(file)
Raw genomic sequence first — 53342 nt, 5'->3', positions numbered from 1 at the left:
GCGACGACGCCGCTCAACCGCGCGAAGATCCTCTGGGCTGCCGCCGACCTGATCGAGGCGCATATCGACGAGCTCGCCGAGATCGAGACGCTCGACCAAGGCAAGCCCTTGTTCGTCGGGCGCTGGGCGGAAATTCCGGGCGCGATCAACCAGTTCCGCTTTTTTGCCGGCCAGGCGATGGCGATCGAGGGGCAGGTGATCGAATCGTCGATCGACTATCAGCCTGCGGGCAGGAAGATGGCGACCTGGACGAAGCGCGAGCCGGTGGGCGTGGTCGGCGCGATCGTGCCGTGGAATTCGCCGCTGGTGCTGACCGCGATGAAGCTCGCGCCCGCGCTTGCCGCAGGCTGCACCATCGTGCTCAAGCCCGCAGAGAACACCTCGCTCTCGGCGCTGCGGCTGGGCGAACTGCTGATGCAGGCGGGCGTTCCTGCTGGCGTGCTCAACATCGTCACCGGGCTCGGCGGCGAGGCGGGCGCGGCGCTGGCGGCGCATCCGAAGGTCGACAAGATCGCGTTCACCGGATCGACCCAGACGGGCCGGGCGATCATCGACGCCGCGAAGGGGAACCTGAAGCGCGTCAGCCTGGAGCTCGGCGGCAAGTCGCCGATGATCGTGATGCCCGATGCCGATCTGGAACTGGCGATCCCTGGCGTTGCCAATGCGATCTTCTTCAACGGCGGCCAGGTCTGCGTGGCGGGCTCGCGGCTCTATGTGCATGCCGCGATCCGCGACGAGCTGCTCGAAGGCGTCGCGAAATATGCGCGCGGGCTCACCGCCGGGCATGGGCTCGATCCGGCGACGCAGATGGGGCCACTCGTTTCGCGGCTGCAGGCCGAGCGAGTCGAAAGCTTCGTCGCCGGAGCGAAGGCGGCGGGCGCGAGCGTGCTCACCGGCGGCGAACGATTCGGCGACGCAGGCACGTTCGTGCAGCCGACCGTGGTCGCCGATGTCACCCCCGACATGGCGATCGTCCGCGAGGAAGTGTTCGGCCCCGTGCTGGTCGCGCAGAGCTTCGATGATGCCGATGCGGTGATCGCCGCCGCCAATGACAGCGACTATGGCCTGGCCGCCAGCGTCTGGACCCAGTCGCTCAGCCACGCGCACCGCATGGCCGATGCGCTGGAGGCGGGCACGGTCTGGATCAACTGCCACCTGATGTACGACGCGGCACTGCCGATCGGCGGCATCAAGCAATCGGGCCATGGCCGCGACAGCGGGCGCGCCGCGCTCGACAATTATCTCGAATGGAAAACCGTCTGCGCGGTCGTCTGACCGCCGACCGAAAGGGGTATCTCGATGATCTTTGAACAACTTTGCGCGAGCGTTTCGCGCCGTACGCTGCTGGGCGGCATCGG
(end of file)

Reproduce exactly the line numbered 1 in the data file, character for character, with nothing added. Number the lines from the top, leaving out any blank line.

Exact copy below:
Raw genomic sequence first — 53342 nt, 5'->3', positions numbered from 1 at the left: